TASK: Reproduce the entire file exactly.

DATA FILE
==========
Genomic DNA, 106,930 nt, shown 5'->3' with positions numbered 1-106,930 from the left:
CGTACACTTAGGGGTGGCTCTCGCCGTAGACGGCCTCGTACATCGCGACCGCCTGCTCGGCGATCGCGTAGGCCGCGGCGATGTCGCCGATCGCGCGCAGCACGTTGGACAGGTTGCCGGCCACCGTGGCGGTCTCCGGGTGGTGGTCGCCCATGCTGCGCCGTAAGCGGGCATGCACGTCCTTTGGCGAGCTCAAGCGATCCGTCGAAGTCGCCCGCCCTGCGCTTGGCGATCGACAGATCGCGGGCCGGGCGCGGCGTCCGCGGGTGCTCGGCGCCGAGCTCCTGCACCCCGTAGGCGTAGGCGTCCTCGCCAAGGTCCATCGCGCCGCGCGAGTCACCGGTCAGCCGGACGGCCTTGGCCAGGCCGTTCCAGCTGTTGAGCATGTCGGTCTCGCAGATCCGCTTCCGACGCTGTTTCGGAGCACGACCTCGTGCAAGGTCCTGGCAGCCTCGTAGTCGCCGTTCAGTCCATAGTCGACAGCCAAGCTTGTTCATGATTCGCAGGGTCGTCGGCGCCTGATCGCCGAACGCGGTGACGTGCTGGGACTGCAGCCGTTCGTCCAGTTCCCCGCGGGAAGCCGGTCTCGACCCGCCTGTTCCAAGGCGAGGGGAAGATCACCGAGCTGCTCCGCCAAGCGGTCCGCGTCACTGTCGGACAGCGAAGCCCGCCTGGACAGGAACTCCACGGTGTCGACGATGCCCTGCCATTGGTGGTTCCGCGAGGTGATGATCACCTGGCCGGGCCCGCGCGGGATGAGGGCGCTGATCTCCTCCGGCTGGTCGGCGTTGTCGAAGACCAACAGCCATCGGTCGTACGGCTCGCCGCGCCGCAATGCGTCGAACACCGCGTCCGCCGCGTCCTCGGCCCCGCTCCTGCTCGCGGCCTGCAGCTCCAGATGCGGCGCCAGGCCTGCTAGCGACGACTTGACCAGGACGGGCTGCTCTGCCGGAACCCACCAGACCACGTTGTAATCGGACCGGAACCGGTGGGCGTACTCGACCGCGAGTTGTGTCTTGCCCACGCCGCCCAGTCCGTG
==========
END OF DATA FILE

Genomic DNA, 106,930 nt, shown 5'->3' with positions numbered 1-106,930 from the left:
CGTACACTTAGGGGTGGCTCTCGCCGTAGACGGCCTCGTACATCGCGACCGCCTGCTCGGCGATCGCGTAGGCCGCGGCGATGTCGCCGATCGCGCGCAGCACGTTGGACAGGTTGCCGGCCACCGTGGCGGTCTCCGGGTGGTGGTCGCCCATGCTGCGCCGTAAGCGGGCATGCACGTCCTTTGGCGAGCTCAAGCGATCCGTCGAAGTCGCCCGCCCTGCGCTTGGCGATCGACAGATCGCGGGCCGGGCGCGGCGTCCGCGGGTGCTCGGCGCCGAGCTCCTGCACCCCGTAGGCGTAGGCGTCCTCGCCAAGGTCCATCGCGCCGCGCGAGTCACCGGTCAGCCGGACGGCCTTGGCCAGGCCGTTCCAGCTGTTGAGCATGTCGGTCTCGCAGATCCGCTTCCGACGCTGTTTCGGAGCACGACCTCGTGCAAGGTCCTGGCAGCCTCGTAGTCGCCGTTCAGTCCATAGTCGACAGCCAAGCTTGTTCATGATTCGCAGGGTCGTCGGCGCCTGATCGCCGAACGCGGTGACGTGCTGGGACTGCAGCCGTTCGTCCAGTTCCCCGCGGGAAGCCGGTCTCGACCCGCCTGTTCCAAGGCGAGGGGAAGATCACCGAGCTGCTCCGCCAAGCGGTCCGCGTCACTGTCGGACAGCGAAGCCCGCCTGGACAGGAACTCCACGGTGTCGACGATGCCCTGCCATTGGTGGTTCCGCGAGGTGATGATCACCTGGCCGGGCCCGCGCGGGATGAGGGCGCTGATCTCCTCCGGCTGGTCGGCGTTGTCGAAGACCAACAGCCATCGGTCGTACGGCTCGCCGCGCCGCAATGCGTCGAACACCGCGTCCGCCGCGTCCTCGGCCCCGCTCCTGCTCGCGGCCTGCAGCTCCAGATGCGGCGCCAGGCCTGCTAGCGACGACTTGACCAGGACGGGCTGCTCTGCCGGAACCCACCAGACCACGTTGTAATCGGACCGGAACCGGTGGGCGTACTCGACCGCGAGTTGTGTCTTGCCCACGCCGCCCAGTCCGTG